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Violence persists in C. African Republic, where Hollande due

Source: Reuters - Tue, 10 Dec 2013 05:22 PM
Author: Reuters
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A boy squats inside a burnt out car in Bangui, Central African Republic, December 10, 2013. REUTERS/Emmanuel Braun
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* French mission suffers first deaths since deployment began

* Violence targeted Muslims overnight and on Tuesday

* French president due to visit after Mandela memorial 

By Emmanuel Braun

BANGUI, Dec 10 (Reuters) - Crowds attacked a mosque, looted houses and torched cars in Central African Republic's capital on Tuesday, hours before French President Francois Hollande was due to visit.

Two French soldiers were killed overnight in an attack by gunmen in the capital, France's first casualties in an operation to restore stability in its former colony, which is racked by fighting between Muslims and Christians.

Major gunbattes have ended with the French deployment but French troops have traded gunfire with gunmen in the capital, where religious tension is simmering.

Several lynchings were reported by residents overnight, adding to the toll of 465 been killed since Thursday.

The country has been gripped by chaos since mainly Muslim Seleka rebels seized power in March. Months of looting, raping and killing since has brought reprisals by Christian militias and allies of ousted President Francois Bozize.

Michel Djotodia, rebel leader-turned interim president, has largely lost control of his loose band of fighters, which includes many gunmen from Sudan and Chad.

Christians fled reprisals by Seleka gunmen following a failed offensive on Bangui last week but the French move to disarm all fighters has subsequently weakened Seleka's influence in the capital, leading to counter-attacks.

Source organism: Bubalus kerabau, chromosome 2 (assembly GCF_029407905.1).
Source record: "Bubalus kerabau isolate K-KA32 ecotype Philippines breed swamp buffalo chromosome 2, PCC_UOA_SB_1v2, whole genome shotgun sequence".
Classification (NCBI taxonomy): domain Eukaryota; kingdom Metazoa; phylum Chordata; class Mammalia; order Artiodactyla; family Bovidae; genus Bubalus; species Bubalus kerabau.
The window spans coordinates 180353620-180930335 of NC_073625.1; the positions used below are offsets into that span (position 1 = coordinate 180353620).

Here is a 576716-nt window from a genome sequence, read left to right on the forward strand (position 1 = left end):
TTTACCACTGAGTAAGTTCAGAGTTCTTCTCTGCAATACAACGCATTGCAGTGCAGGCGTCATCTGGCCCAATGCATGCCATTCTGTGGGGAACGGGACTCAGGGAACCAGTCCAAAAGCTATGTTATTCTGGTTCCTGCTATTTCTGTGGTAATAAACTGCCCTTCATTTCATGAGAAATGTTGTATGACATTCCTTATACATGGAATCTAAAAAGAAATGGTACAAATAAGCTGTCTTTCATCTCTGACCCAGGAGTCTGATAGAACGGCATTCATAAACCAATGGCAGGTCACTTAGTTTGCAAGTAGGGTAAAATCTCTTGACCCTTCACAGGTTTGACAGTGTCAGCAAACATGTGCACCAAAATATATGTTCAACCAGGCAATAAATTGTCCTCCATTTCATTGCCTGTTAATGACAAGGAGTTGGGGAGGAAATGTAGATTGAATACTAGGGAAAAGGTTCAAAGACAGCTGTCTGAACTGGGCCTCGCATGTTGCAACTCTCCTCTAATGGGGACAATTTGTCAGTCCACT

In the Fouh neighbourhood on Tuesday, a Reuters correspondent saw civilians armed with wooden clubs and machetes attack a mosque and nearby houses.

"We found arms in their mosque. We don't want to see Djotodia and his Muslims here any more," said one man at the scene, who wielded a large knife and refused to give his name.

At least six people were lynched overnight, mainly during violence targeting Muslims, according to residents in Benz-vi and Miskine, Bangui neighbourhoods.

"Three of those stoned to death were Seleka fighters who had been disarmed and a fourth killed was a Muslim whose relatives were part of Seleka," said Hilaire Ouakanga, a resident of Benz-vi.

The U.N. refugee agency UNHCR said about 100,000 people had fled their homes in Bangui in the past few days, bringing to more than half a million the number of displaced countrywide since the crisis began a year ago.

The French presence on Bangui's streets was lighter than on Monday, when disarmament operations were launched.

The 1,600-strong French force has exchanged gunfire with gunmen several times since Monday when it began an operation to disarm rival Muslim and Christian fighters, but the deaths overnight were the first confirmed casualties.

PRESIDENT IN TOWN

The two French soldiers, marine paratroopers from the 8th Regiment based in Castres, died after coming under attack at close range from five or six unidentified lightly-armed men, the army said.

According to Celestin Christ Leon, a spokesman for the African peacekeeping force, a Seleka commander was harassing people, who called the French for help.

"They came and tried to disarm the Seleka but gunfire erupted," he said.

Hollande rushed French troops to the country last Thursday immediately after the U.N. Security Council authorised France to use lethal force to help the African peacekeepers.

Hollande is due to stop in Bangui on his way back from a memorial service for the late Nelson Mandela in South Africa.

While there, Hollande is due to meet Djotodia, French and African peacekeepers and religious leaders. Hollande criticised Djotodia for not doing enough to stem the violence.

French soldiers have also been deployed to other towns across the country, where a 2,500-strong regional African peacekeeping force has struggled to stamp its authority.

After the deaths, French Defence Minister Jean-Yves Le Drian said the current French troop levels were sufficient to stabilise the country, which is roughly the size of France.

Central African Republic is rich in diamonds, gold and uranium but despite such resources, most people remain poor. The country has seen little stability in five decades and France has intervened more times since independence in 1960 than in any of its former colonies.

It also lies at a crossroads of conflict in the heart of Africa, with Sudan, South Sudan and Somalia to the east, the Islamist threat in the Sahel region to the northwest and the revolts of the Great Lakes to the southeast. (Additional reporting by Leigh Thomas, Marine Pennetier and John Irish in Paris, Paul-Marin Ngoupana in Bangui and Stephanie Nebehay in Geneva; Writing by David Lewis,; Editing by Emma Farge and Angus MacSwan)

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